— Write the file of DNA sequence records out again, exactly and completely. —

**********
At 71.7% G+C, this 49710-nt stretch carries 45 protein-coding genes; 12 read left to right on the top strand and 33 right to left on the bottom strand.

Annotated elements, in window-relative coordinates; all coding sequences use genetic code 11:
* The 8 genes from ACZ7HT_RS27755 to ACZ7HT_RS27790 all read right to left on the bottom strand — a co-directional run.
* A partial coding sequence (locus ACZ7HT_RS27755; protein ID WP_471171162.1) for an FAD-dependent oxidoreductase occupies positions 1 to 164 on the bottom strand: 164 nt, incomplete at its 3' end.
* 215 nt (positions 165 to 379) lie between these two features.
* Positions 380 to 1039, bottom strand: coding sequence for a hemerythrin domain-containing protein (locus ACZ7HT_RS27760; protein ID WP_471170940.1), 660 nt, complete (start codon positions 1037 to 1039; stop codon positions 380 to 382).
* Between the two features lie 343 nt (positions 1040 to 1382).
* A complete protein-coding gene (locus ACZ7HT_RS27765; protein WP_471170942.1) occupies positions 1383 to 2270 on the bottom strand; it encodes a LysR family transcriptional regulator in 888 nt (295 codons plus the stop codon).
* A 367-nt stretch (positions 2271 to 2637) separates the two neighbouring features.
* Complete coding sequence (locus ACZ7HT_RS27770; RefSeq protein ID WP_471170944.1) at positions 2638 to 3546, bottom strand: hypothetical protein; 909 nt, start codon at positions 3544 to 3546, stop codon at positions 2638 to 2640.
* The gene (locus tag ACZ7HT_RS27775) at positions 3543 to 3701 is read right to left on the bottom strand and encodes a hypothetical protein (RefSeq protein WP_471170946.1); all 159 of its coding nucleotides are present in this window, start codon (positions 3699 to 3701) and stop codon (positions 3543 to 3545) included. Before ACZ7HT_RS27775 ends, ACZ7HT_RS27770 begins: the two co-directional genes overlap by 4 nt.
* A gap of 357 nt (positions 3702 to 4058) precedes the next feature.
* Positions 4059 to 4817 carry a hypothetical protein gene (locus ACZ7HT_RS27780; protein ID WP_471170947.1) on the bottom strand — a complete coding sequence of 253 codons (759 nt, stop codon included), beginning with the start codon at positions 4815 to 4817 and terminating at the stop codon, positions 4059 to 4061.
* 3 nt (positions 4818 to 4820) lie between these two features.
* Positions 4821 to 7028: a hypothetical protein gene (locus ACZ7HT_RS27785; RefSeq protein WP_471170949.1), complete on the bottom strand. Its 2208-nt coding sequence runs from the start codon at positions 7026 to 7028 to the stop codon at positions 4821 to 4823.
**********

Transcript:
At 71.7% G+C, this 49710-nt stretch carries 45 protein-coding genes; 12 read left to right on the top strand and 33 right to left on the bottom strand.

Annotated elements, in window-relative coordinates; all coding sequences use genetic code 11:
* The 8 genes from ACZ7HT_RS27755 to ACZ7HT_RS27790 all read right to left on the bottom strand — a co-directional run.
* A partial coding sequence (locus ACZ7HT_RS27755; protein ID WP_471171162.1) for an FAD-dependent oxidoreductase occupies positions 1 to 164 on the bottom strand: 164 nt, incomplete at its 3' end.
* 215 nt (positions 165 to 379) lie between these two features.
* Positions 380 to 1039, bottom strand: coding sequence for a hemerythrin domain-containing protein (locus ACZ7HT_RS27760; protein ID WP_471170940.1), 660 nt, complete (start codon positions 1037 to 1039; stop codon positions 380 to 382).
* Between the two features lie 343 nt (positions 1040 to 1382).
* A complete protein-coding gene (locus ACZ7HT_RS27765; protein WP_471170942.1) occupies positions 1383 to 2270 on the bottom strand; it encodes a LysR family transcriptional regulator in 888 nt (295 codons plus the stop codon).
* A 367-nt stretch (positions 2271 to 2637) separates the two neighbouring features.
* Complete coding sequence (locus ACZ7HT_RS27770; RefSeq protein ID WP_471170944.1) at positions 2638 to 3546, bottom strand: hypothetical protein; 909 nt, start codon at positions 3544 to 3546, stop codon at positions 2638 to 2640.
* The gene (locus tag ACZ7HT_RS27775) at positions 3543 to 3701 is read right to left on the bottom strand and encodes a hypothetical protein (RefSeq protein WP_471170946.1); all 159 of its coding nucleotides are present in this window, start codon (positions 3699 to 3701) and stop codon (positions 3543 to 3545) included. Before ACZ7HT_RS27775 ends, ACZ7HT_RS27770 begins: the two co-directional genes overlap by 4 nt.
* A gap of 357 nt (positions 3702 to 4058) precedes the next feature.
* Positions 4059 to 4817 carry a hypothetical protein gene (locus ACZ7HT_RS27780; protein ID WP_471170947.1) on the bottom strand — a complete coding sequence of 253 codons (759 nt, stop codon included), beginning with the start codon at positions 4815 to 4817 and terminating at the stop codon, positions 4059 to 4061.
* 3 nt (positions 4818 to 4820) lie between these two features.
* Positions 4821 to 7028: a hypothetical protein gene (locus ACZ7HT_RS27785; RefSeq protein WP_471170949.1), complete on the bottom strand. Its 2208-nt coding sequence runs from the start codon at positions 7026 to 7028 to the stop codon at positions 4821 to 4823.